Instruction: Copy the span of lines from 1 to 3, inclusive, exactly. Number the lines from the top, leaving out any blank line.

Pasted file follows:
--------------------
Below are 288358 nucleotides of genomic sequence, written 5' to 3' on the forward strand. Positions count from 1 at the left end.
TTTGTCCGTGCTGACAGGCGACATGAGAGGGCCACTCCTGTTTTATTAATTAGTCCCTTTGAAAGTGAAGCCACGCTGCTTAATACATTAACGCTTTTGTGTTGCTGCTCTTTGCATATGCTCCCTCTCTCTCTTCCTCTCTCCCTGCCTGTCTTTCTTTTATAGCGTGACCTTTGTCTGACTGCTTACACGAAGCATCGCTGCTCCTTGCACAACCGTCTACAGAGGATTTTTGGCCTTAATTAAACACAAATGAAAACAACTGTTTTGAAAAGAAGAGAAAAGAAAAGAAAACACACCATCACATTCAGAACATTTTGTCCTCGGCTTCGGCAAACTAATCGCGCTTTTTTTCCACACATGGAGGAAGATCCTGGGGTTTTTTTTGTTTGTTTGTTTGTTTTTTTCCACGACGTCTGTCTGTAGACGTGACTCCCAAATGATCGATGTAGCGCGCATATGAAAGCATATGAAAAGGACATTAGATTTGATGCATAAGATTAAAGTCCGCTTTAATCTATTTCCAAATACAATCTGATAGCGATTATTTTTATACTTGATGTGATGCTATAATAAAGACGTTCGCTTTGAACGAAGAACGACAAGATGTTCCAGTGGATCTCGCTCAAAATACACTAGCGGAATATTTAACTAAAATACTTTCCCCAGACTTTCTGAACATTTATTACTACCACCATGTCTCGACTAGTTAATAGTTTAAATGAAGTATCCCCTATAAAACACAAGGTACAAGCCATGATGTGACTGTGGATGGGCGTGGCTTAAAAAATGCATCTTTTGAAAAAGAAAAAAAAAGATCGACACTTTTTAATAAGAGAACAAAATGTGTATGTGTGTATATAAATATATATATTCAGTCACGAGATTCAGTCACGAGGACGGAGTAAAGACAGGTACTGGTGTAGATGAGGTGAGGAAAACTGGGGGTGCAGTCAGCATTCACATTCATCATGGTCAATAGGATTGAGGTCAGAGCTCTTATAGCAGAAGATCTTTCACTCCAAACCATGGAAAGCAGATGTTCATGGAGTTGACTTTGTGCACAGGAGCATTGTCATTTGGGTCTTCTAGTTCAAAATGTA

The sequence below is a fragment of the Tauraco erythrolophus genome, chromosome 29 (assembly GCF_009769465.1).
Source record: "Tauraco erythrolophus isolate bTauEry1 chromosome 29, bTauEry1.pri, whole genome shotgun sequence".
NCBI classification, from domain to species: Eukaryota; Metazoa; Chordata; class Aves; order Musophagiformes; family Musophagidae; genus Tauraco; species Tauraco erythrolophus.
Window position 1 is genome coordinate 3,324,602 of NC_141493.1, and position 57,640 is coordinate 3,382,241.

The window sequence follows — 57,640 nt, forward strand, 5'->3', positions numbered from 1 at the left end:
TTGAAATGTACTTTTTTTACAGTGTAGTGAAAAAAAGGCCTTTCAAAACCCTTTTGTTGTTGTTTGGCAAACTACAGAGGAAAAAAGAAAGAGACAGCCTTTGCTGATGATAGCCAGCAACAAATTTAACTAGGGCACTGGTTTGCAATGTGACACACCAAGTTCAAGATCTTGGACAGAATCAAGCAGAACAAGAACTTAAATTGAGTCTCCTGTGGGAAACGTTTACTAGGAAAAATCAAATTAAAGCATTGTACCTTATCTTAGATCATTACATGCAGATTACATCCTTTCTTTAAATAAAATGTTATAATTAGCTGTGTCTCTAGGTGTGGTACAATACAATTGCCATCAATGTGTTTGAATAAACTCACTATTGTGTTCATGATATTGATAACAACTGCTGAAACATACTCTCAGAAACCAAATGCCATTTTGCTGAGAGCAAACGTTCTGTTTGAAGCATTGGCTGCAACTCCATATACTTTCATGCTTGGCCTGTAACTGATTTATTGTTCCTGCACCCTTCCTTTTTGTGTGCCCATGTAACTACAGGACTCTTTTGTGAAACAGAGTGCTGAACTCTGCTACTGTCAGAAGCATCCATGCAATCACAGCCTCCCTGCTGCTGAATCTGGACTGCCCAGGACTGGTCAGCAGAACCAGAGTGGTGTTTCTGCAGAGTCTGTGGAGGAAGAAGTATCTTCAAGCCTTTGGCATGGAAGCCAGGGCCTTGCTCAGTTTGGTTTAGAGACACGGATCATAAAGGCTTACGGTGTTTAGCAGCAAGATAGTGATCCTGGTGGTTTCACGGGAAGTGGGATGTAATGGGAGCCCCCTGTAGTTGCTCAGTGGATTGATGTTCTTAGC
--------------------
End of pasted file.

Below are 288358 nucleotides of genomic sequence, written 5' to 3' on the forward strand. Positions count from 1 at the left end.
TTTGTCCGTGCTGACAGGCGACATGAGAGGGCCACTCCTGTTTTATTAATTAGTCCCTTTGAAAGTGAAGCCACGCTGCTTAATACATTAACGCTTTTGTGTTGCTGCTCTTTGCATATGCTCCCTCTCTCTCTTCCTCTCTCCCTGCCTGTCTTTCTTTTATAGCGTGACCTTTGTCTGACTGCTTACACGAAGCATCGCTGCTCCTTGCACAACCGTCTACAGAGGATTTTTGGCCTTAATTAAACACAAATGAAAACAACTGTTTTGAAAAGAAGAGAAAAGAAAAGAAAACACACCATCACATTCAGAACATTTTGTCCTCGGCTTCGGCAAACTAATCGCGCTTTTTTTCCACACATGGAGGAAGATCCTGGGGTTTTTTTTGTTTGTTTGTTTGTTTTTTTCCACGACGTCTGTCTGTAGACGTGACTCCCAAATGATCGATGTAGCGCGCATATGAAAGCATATGAAAAGGACATTAGATTTGATGCATAAGATTAAAGTCCGCTTTAATCTATTTCCAAATACAATCTGATAGCGATTATTTTTATACTTGATGTGATGCTATAATAAAGACGTTCGCTTTGAACGAAGAACGACAAGATGTTCCAGTGGATCTCGCTCAAAATACACTAGCGGAATATTTAACTAAAATACTTTCCCCAGACTTTCTGAACATTTATTACTACCACCATGTCTCGACTAGTTAATAGTTTAAATGAAGTATCCCCTATAAAACACAAGGTACAAGCCATGATGTGACTGTGGATGGGCGTGGCTTAAAAAATGCATCTTTTGAAAAAGAAAAAAAAAGATCGACACTTTTTAATAAGAGAACAAAATGTGTATGTGTGTATATAAATATATATATTCAGTCACGAGATTCAGTCACGAGGACGGAGTAAAGACAGGTACTGGTGTAGATGAGGTGAGGAAAACTGGGGGTGCAGTCAGCATTCACATTCATCATGGTCAATAGGATTGAGGTCAGAGCTCTTATAGCAGAAGATCTTTCACTCCAAACCATGGAAAGCAGATGTTCATGGAGTTGACTTTGTGCACAGGAGCATTGTCATTTGGGTCTTCTAGTTCAAAATGTA

The sequence below is a fragment of the Tauraco erythrolophus genome, chromosome 29 (assembly GCF_009769465.1).